Paul Steer, Head of Policy, along with subject specialists at our UK exam board OCR, explain why the arts should be celebrated and highlight some of the main reasons to study creative subjects.
As the creative industries move into first place to be the fastest growing economic sector in the UK, responsible for 5.6% of jobs, and worth £76.9bn to the UK economy, OCR is making a plea for art, music and drama in school to be celebrated.
“Arts in school are a crucial ingredient in the making of UK’s creative life – one of the nation’s USPs. But artists, musicians, writers and actors are not born skilled,” warns Paul Steer, Head of Policy at OCR.
“Huge numbers of creative professionals can trace the igniting of their creativity back to experiences at school, whether it was encouragement from a school art teacher, acting in a play or singing a particular piece of music at school. Lily Allen, Grayson Perry and Evelyn Glennie all talk with passion of the influence a particular teacher had in inspiring them to develop their creativity and follow a creative career,” he adds.
Creative subjects are not included in the five core subject areas of the Ebacc. Marie Jones, OCR Music specialist, said: “This generally leaves room for only one creative subject at GCSE at most.” Over the last few years numbers taking creative GCSEs have plateaued, and gone down at A Level. The 2014 Warwick Commission report documents decline going back further: ‘Between 2003 and 2013, there was a 50% drop in the GCSE numbers for design and technology, 23% for drama and 25% for other craft-related subjects’.
To support creativity at school, OCR has worked hard to make its new GCSEs and A Levels, for first teaching from September 2016, relevant and engaging. “OCR’s arts subjects know no borders,” Paul continues. “They take inspiration from the ‘best of British’ but also from the ‘greatest of global’ – from Bach to Bhangra, Purcell to Frank Lloyd Wright, Lady Gaga to the Beatles, and Jean Paul Gaultier to Willy Russell.”
GCSE Art and Design offers 64 topic choices ranging from stage design to animation, photojournalism to exhibition curation and soft furnishings to public art. Music covers composers from Bach to Lady Gaga as well as original composition and music technology. Drama offers set design and lighting, sound and costumes as well as lively set texts. Examples are ‘Blood Brothers’ by Willy Russell and ‘Missing Dan Nolan’, a true story by playwright Mark Wheeler who is working with OCR’s drama team on support materials. OCR also successfully campaigned for as much practical assessment as possible in arts subjects.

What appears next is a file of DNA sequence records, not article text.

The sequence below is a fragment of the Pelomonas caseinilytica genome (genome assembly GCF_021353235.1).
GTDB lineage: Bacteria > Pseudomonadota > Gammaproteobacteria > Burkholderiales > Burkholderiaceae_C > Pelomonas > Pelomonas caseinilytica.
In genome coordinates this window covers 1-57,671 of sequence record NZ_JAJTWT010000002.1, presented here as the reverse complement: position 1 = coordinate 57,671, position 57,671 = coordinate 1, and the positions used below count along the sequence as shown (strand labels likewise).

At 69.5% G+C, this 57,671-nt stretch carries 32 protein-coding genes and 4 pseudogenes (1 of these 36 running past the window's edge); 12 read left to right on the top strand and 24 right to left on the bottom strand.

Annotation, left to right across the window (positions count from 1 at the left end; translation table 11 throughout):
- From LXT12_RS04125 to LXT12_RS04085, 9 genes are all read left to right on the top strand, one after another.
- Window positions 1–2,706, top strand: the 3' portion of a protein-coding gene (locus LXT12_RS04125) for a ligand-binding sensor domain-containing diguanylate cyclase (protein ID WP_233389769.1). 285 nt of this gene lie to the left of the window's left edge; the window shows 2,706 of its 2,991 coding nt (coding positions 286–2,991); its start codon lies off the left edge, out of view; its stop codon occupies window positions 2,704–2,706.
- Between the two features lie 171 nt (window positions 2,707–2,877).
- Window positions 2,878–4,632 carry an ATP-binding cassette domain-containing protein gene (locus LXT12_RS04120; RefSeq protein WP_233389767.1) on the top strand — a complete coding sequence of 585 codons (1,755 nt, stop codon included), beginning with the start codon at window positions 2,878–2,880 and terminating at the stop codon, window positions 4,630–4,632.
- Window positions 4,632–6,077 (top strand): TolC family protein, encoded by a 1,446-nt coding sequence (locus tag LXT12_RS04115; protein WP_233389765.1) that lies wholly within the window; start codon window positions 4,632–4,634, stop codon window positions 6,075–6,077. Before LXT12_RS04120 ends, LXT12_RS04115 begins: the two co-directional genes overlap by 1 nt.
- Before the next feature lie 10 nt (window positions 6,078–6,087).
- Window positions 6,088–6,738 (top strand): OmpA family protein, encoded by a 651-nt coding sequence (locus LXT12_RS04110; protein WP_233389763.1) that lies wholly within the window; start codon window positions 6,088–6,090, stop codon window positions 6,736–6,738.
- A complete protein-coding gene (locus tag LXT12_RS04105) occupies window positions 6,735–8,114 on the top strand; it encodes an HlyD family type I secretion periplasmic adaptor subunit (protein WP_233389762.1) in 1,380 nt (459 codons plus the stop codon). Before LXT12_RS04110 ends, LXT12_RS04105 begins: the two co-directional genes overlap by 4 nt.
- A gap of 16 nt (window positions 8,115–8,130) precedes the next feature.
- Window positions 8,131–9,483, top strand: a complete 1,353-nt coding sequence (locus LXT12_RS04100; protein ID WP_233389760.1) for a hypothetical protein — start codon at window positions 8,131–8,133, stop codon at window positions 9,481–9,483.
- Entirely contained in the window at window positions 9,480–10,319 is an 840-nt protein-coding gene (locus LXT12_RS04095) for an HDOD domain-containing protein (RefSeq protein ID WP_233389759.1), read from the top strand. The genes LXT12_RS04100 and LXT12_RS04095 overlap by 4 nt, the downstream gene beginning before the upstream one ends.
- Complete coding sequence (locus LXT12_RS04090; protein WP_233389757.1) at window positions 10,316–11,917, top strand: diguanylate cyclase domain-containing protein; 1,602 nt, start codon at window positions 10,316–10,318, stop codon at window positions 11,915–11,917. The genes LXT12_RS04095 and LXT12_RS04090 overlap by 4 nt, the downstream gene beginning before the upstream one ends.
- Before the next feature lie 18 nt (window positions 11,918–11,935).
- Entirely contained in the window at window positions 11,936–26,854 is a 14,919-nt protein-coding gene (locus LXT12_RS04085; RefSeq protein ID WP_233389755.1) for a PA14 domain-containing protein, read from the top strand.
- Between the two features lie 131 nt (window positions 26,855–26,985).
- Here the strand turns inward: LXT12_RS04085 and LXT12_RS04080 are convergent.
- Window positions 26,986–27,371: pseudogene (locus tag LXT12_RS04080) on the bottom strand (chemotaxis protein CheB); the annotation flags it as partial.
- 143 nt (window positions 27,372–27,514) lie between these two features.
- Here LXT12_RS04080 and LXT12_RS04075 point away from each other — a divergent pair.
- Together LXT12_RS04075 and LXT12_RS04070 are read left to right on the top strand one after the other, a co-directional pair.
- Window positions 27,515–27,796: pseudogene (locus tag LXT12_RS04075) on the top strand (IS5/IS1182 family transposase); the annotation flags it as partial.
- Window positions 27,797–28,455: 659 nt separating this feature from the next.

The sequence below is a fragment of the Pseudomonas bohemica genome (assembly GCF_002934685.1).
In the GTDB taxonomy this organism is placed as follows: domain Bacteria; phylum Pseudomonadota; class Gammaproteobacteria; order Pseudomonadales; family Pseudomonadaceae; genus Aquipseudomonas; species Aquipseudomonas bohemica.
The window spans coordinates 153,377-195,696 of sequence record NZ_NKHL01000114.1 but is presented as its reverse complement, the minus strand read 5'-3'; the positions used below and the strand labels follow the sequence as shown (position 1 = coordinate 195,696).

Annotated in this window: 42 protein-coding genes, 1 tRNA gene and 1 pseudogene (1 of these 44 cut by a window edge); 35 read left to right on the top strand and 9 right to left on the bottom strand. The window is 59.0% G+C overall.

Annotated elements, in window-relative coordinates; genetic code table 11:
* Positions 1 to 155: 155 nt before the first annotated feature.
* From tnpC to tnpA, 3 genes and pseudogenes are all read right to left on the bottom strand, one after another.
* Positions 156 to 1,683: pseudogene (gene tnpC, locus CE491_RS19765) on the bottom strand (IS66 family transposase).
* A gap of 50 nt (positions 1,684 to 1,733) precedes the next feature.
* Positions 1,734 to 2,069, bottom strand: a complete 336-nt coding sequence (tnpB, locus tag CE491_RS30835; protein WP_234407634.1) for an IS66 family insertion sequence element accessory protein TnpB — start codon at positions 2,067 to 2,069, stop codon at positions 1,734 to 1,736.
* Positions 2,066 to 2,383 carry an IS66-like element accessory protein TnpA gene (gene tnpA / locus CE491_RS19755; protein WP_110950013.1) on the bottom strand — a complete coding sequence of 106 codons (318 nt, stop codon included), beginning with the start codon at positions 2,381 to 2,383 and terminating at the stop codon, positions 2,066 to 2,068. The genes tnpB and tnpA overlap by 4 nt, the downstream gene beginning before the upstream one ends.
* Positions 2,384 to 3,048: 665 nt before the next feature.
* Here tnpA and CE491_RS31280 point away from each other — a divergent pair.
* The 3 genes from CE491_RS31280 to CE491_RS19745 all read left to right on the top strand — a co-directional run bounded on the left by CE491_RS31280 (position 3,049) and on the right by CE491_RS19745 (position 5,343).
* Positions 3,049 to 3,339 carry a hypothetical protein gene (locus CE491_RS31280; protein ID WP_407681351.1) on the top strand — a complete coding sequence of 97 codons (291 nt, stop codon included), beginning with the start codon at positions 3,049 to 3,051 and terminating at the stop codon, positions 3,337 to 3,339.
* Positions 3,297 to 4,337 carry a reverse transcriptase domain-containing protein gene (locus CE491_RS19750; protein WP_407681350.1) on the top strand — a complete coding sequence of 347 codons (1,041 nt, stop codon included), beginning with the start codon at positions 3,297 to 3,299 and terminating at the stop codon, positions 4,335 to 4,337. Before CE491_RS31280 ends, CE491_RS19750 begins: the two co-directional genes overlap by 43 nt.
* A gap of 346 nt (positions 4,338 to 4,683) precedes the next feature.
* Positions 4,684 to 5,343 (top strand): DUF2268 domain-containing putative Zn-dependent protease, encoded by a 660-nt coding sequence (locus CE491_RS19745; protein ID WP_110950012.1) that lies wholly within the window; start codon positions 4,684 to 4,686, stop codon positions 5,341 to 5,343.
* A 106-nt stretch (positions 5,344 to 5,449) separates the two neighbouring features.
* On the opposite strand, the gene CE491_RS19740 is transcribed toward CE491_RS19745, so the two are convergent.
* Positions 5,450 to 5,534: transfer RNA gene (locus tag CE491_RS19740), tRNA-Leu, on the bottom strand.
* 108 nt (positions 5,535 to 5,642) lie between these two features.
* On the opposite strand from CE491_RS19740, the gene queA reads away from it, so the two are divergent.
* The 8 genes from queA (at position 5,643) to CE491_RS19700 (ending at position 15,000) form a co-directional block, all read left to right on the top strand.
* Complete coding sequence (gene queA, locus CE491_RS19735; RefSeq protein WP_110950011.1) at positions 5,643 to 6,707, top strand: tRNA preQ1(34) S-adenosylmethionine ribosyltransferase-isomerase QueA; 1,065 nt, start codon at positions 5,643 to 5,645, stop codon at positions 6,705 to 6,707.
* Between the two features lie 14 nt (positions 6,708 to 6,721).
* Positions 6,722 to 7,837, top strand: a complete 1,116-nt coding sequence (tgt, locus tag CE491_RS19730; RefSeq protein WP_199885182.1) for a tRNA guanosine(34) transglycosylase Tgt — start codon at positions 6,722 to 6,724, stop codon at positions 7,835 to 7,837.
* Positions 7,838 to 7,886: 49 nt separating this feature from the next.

Five reasons to study creative subjects
Art and Design, Music and Drama specialists at our UK exam board OCR have selected the five main reasons to study creative subjects:
1. The arts make self starters and develop emotional intelligence
All require the student to set their own agenda from within themselves, rather than follow set topics as in other subjects. They have to make independent decisions all the way, and be self-critical. They also need to be brave in exposing their creations, and accept criticism. Working in teams makes students into good communicators.
2. The arts are stretching
Music, art and drama require long hours of hard work and dedication. Students have to pay great attention to detail, to perfect and redo. Putting on a play, exhibition or concert takes strong organisational skills.
3. Arts students are highly sought-after by employers
Many employers now actively seek those who have studied the arts. Steve Jobs, founder of Apple, was fond of saying his success was due to his hiring artists and musicians fascinated by technology rather than computer geeks. Top talent management agency, The Curve Group specialising in financial and business services, concurs: “Employees with an arts degree have developed more quickly in their roles from the start. They have discipline, confidence and can accept criticism.”
4. Arts ‘reach the parts other subjects can’t reach’
The arts develop the broader dimensions of the human being – mind, body and soul. The arts can express the inexpressible and make sense of things that otherwise do not seem to. This can be very fulfilling and helps us function as human beings – which can only be good for society as a whole.
5. Arts ‘reach the students other subjects can’t reach’
Teachers find arts subjects particularly beneficial for two groups: those who struggle with traditional subjects and those who are high achieving. Less academic students can become defeatist if they feel they can’t achieve: drama, music or art can be the place they blossom. With studious students, the arts can bring them out of themselves and be a release.
Compiled by Marie Jones, Music specialist; Karen Latto, Drama specialist ; Jane Beagrie, Art and Design